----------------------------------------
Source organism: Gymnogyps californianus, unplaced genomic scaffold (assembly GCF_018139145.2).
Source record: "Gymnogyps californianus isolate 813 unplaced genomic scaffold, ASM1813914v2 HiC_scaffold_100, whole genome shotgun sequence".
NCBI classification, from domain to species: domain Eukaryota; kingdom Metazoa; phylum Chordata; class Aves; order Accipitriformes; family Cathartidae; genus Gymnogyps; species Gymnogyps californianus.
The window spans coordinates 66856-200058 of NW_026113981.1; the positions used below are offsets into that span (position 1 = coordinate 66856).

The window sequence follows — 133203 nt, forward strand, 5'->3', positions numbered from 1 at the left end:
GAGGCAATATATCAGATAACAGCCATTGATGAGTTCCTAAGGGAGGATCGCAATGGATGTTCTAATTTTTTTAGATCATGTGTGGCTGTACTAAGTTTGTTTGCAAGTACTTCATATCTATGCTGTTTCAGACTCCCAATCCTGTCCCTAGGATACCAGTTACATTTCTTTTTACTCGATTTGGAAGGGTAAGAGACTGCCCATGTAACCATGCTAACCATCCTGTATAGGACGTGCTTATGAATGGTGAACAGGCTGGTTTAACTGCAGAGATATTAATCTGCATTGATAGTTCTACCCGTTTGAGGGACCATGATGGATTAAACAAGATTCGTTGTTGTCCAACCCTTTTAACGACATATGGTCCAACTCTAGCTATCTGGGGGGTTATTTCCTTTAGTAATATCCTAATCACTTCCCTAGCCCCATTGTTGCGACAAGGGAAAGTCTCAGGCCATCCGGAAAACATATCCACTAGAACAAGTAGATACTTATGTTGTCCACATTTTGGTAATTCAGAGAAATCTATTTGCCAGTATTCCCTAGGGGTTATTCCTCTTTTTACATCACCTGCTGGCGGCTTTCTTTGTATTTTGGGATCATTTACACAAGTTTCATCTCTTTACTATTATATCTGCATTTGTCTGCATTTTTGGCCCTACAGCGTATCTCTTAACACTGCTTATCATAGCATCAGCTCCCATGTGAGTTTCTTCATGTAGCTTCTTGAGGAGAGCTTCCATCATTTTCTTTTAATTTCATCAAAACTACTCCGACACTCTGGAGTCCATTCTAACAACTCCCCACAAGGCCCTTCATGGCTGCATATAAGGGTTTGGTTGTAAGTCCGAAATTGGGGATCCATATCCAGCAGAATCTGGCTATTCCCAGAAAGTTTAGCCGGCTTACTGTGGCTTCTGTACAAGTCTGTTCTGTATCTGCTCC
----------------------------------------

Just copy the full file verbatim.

Source organism: Gymnogyps californianus, unplaced genomic scaffold (assembly GCF_018139145.2).
Source record: "Gymnogyps californianus isolate 813 unplaced genomic scaffold, ASM1813914v2 HiC_scaffold_100, whole genome shotgun sequence".
NCBI classification, from domain to species: domain Eukaryota; kingdom Metazoa; phylum Chordata; class Aves; order Accipitriformes; family Cathartidae; genus Gymnogyps; species Gymnogyps californianus.
The window spans coordinates 66856-200058 of NW_026113981.1; the positions used below are offsets into that span (position 1 = coordinate 66856).

The window sequence follows — 133203 nt, forward strand, 5'->3', positions numbered from 1 at the left end:
GAGGCAATATATCAGATAACAGCCATTGATGAGTTCCTAAGGGAGGATCGCAATGGATGTTCTAATTTTTTTAGATCATGTGTGGCTGTACTAAGTTTGTTTGCAAGTACTTCATATCTATGCTGTTTCAGACTCCCAATCCTGTCCCTAGGATACCAGTTACATTTCTTTTTACTCGATTTGGAAGGGTAAGAGACTGCCCATGTAACCATGCTAACCATCCTGTATAGGACGTGCTTATGAATGGTGAACAGGCTGGTTTAACTGCAGAGATATTAATCTGCATTGATAGTTCTACCCGTTTGAGGGACCATGATGGATTAAACAAGATTCGTTGTTGTCCAACCCTTTTAACGACATATGGTCCAACTCTAGCTATCTGGGGGGTTATTTCCTTTAGTAATATCCTAATCACTTCCCTAGCCCCATTGTTGCGACAAGGGAAAGTCTCAGGCCATCCGGAAAACATATCCACTAGAACAAGTAGATACTTATGTTGTCCACATTTTGGTAATTCAGAGAAATCTATTTGCCAGTATTCCCTAGGGGTTATTCCTCTTTTTACATCACCTGCTGGCGGCTTTCTTTGTATTTTGGGATCATTTACACAAGTTTCATCTCTTTACTATTATATCTGCATTTGTCTGCATTTTTGGCCCTACAGCGTATCTCTTAACACTGCTTATCATAGCATCAGCTCCCATGTGAGTTTCTTCATGTAGCTTCTTGAGGAGAGCTTCCATCATTTTCTTTTAATTTCATCAAAACTACTCCGACACTCTGGAGTCCATTCTAACAACTCCCCACAAGGCCCTTCATGGCTGCATATAAGGGTTTGGTTGTAAGTCCGAAATTGGGGATCCATATCCAGCAGAATCTGGCTATTCCCAGAAAGTTTAGCCGGCTTACTGTGGCTTCTGTACAAGTCTGTTCTGTATCTGCTCC